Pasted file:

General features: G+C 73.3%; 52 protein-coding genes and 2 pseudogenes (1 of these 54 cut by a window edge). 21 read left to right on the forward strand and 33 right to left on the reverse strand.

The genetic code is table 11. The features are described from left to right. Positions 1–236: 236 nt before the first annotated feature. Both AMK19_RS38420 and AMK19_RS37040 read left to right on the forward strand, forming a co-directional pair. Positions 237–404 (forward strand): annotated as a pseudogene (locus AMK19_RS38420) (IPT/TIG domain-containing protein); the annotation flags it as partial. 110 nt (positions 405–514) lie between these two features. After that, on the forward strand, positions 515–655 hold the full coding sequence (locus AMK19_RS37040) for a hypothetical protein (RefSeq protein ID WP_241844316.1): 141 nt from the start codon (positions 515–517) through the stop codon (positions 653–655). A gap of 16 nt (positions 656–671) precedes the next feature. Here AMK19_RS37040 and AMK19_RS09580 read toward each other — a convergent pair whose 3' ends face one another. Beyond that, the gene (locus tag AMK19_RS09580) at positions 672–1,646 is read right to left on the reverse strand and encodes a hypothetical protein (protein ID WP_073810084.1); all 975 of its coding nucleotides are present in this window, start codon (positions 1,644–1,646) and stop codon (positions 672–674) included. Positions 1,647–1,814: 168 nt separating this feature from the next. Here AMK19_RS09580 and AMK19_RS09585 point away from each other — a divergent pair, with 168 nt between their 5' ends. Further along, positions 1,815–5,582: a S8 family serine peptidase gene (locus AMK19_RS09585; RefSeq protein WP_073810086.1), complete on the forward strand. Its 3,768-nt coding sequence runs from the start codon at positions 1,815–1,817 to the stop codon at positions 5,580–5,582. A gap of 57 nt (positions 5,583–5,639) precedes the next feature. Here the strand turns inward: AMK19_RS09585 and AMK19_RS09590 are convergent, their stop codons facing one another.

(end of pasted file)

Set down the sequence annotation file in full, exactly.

General features: G+C 73.3%; 52 protein-coding genes and 2 pseudogenes (1 of these 54 cut by a window edge). 21 read left to right on the forward strand and 33 right to left on the reverse strand.

The genetic code is table 11. The features are described from left to right. Positions 1–236: 236 nt before the first annotated feature. Both AMK19_RS38420 and AMK19_RS37040 read left to right on the forward strand, forming a co-directional pair. Positions 237–404 (forward strand): annotated as a pseudogene (locus AMK19_RS38420) (IPT/TIG domain-containing protein); the annotation flags it as partial. 110 nt (positions 405–514) lie between these two features. After that, on the forward strand, positions 515–655 hold the full coding sequence (locus AMK19_RS37040) for a hypothetical protein (RefSeq protein ID WP_241844316.1): 141 nt from the start codon (positions 515–517) through the stop codon (positions 653–655). A gap of 16 nt (positions 656–671) precedes the next feature. Here AMK19_RS37040 and AMK19_RS09580 read toward each other — a convergent pair whose 3' ends face one another. Beyond that, the gene (locus tag AMK19_RS09580) at positions 672–1,646 is read right to left on the reverse strand and encodes a hypothetical protein (protein ID WP_073810084.1); all 975 of its coding nucleotides are present in this window, start codon (positions 1,644–1,646) and stop codon (positions 672–674) included. Positions 1,647–1,814: 168 nt separating this feature from the next. Here AMK19_RS09580 and AMK19_RS09585 point away from each other — a divergent pair, with 168 nt between their 5' ends. Further along, positions 1,815–5,582: a S8 family serine peptidase gene (locus AMK19_RS09585; RefSeq protein WP_073810086.1), complete on the forward strand. Its 3,768-nt coding sequence runs from the start codon at positions 1,815–1,817 to the stop codon at positions 5,580–5,582. A gap of 57 nt (positions 5,583–5,639) precedes the next feature. Here the strand turns inward: AMK19_RS09585 and AMK19_RS09590 are convergent, their stop codons facing one another.